A new study is reporting that females are now drinking almost as much as their male counterparts.
The study reviewed the drinking habits of four million people from 1891 to 2001, showing that men were likelier to drink more alcohol with amounts that would negatively affect their health. In recent generations, it seems that women are catching up when it comes to alcohol consumption and issues.
Males were found to drink over double than that of women in the early 20th century, with over three times the risk of developing alcohol-related issues. Nowadays it seems that males and females are evening out. Males born since the ‘80s are only 1.1 times likelier to consume alcohol – while women are 1.3 times likelier to drink alcohol in a way that may cause an issue.
The study reviewed 68 international reports that were published between 1980 to 2014.
Individuals were grouped by birth date and alcohol consumption levels. The study analyzed any use of alcohol, including frequency and quantities, as well as problematic consumption (heavy drinking or binge drinking), and any occurrence that is linked with issues around alcohol.
The study did not go into why this gap is closing in between the genders and alcohol consumption, however researchers did note that the evolution of traditional roles between men and women could add some insight.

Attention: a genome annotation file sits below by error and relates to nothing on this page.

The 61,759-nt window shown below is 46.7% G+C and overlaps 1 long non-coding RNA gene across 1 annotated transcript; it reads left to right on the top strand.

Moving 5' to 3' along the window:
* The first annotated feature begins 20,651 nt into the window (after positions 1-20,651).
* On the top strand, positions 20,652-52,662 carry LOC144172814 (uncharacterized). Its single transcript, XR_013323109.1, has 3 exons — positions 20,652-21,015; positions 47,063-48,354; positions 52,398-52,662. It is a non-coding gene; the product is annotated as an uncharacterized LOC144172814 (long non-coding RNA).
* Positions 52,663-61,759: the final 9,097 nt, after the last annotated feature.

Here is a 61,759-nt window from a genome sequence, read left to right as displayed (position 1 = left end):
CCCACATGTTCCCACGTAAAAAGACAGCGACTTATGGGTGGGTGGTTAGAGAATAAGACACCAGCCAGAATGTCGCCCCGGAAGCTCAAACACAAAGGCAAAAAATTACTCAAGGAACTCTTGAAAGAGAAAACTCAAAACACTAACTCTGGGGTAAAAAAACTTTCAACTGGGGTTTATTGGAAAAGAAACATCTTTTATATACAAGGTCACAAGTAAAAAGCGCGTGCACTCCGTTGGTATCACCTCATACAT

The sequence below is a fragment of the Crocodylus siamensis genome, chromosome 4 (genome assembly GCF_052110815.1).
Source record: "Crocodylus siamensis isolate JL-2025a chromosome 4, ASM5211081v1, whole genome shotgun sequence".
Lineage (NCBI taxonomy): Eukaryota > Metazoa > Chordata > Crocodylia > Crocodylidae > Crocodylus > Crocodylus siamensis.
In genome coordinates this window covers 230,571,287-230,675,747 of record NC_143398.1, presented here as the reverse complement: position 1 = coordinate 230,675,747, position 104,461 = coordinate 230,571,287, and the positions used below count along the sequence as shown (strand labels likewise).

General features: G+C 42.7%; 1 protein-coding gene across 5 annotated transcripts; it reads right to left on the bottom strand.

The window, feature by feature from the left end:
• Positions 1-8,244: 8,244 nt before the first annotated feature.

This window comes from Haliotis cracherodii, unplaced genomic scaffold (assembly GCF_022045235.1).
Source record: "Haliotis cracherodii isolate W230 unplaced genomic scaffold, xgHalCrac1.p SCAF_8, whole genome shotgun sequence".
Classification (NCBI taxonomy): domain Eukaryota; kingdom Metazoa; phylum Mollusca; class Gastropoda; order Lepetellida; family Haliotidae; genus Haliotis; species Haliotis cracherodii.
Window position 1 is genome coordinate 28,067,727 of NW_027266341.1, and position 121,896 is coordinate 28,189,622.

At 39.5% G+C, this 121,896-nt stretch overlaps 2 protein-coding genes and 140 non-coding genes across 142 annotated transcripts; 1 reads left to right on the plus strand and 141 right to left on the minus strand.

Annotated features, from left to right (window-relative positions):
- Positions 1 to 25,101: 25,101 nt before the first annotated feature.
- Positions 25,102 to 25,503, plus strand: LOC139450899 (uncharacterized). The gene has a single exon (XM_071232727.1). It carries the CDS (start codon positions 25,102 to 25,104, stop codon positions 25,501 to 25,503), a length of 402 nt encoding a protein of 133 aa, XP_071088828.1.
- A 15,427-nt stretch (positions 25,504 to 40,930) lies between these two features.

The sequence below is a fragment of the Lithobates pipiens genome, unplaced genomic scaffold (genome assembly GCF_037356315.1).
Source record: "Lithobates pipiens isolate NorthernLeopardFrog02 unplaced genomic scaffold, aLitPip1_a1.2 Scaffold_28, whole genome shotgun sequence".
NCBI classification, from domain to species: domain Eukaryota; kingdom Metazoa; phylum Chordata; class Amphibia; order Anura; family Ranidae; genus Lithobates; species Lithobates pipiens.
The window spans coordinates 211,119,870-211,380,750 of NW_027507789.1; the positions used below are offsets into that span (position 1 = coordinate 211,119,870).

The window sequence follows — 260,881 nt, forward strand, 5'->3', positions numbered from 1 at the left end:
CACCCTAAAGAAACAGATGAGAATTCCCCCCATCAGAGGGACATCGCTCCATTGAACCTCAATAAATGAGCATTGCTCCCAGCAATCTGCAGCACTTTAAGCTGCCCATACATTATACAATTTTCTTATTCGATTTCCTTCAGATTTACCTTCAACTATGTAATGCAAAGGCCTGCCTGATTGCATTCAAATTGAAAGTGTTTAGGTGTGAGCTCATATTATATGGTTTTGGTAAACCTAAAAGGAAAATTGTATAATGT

As per the Centers for Disease Control and Prevention (CDC), excessive alcohol consumption over long periods of time has been connected to many a health issue, including: stroke, high blood pressure, heart and liver disease, and digestive problems.
It’s important to note, that more research many be needed on this topic, as a huge chunk of the studies reviewed took place in Europe and the U.S.; so, the results may be influenced by a trend in the West.
CNN reported that one of the study researchers Katherine M. Keyes, Columbia University, chimed in the report saying an important thing to highlight is that treatment is available for both men and women when it comes to alcohol consumption issues. She goes on to say that gender differences are fading, so public health officials need to bring women into the fold when it comes to the abuse of alcohol.
Regardless, the study makes one point very clear. Alcohol abuse can no longer be looked at as something that solely happens to men.